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The probiotic food craze wants your pets hooked, too

The probiotic food craze wants your pets hooked, too



People bought more than 45 billion dollars worth of probiotics in 2017, according to Markets and Markets. Now, the pet food industry is getting in the game. And it's all starting in the organic food capital of the U.S.: Los Angeles, California.

Multiple stores in L.A. are stocking shelves with probiotic products for their pets and veterinarians are starting to prescribe them.

Probiotics are beneficial to the gut flora. They seem to balance the bacteria in the gut .
Dr. Jeff Werber, veterinarian
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"Probiotics are beneficial to the gut flora," says Dr. Jeff Werber, the chief veterinarian at Century Veterinary Group. "They seem to balance the bacteria in the gut and there are so many things that animals do and animals eat, medications that we as veterinarians give these patients that could upset that balance."

Studies show that probiotics, often called "good bacteria," help humans with intestinal disorders. They've also been shown to boost the immune system of people with no intestinal issues.

There are no studies that show probiotics have the same effect on healthy dogs as they do on humans.
Journal of Veterinary Medicine

But there are no studies that show they have the same effect on healthy dogs, according to the Journal of Veterinary Internal Medicine. Still, that hasn't kept pet food stores from selling probiotic products like hot cakes. Janene Zakrajsek, the founder of Pussy and Pooch Pet Lifestyle Center in L.A., explains the appeal to customers.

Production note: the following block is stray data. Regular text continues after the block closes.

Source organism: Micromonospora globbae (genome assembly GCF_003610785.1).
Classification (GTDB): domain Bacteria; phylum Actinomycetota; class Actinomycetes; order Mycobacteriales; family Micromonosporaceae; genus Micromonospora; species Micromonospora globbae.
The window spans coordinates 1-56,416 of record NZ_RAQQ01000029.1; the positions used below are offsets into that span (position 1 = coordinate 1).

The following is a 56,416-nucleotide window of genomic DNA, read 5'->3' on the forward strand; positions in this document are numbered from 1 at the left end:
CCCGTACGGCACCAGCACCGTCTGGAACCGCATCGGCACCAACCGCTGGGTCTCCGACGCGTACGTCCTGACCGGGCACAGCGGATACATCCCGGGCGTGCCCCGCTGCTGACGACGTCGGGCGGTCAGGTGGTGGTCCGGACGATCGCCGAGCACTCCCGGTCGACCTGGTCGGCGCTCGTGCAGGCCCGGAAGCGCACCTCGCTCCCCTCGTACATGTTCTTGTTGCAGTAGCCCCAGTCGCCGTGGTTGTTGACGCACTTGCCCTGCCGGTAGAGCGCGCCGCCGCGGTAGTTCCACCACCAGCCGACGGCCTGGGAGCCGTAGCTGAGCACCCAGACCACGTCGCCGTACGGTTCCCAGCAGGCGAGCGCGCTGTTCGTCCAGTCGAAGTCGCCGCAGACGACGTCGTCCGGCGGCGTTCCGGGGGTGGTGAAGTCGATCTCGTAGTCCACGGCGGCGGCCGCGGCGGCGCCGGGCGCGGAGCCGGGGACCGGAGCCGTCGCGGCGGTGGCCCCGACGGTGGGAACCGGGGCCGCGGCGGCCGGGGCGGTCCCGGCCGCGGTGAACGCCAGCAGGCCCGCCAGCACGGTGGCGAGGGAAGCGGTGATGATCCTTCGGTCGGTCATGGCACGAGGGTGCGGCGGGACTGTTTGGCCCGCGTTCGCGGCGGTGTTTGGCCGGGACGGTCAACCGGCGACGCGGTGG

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"By packaging it as something functional, where it's combined with a treat or a chewable tablet, these are ways of incorporating something that is healthy and beneficial in an easy way," said Zakrajsek.

Her stores sells a variety of probiotic baked goods. Across town, HealthySpot sells probiotic milk for cats and dogs, among other things.

"We carry different products such as raw goat's milk that have all 30 enzymes needed for digestive systems that you just defrost and pour into their daily routine with their food," says Jade Lorain, a spokesperson for HealthySpot.

But this food trend comes with a price. A search on Chewy.com shows that a 6-ounce can of probiotic goat milk will cost you about $20. A similarly sized can without probiotics will come in at less than half the price.

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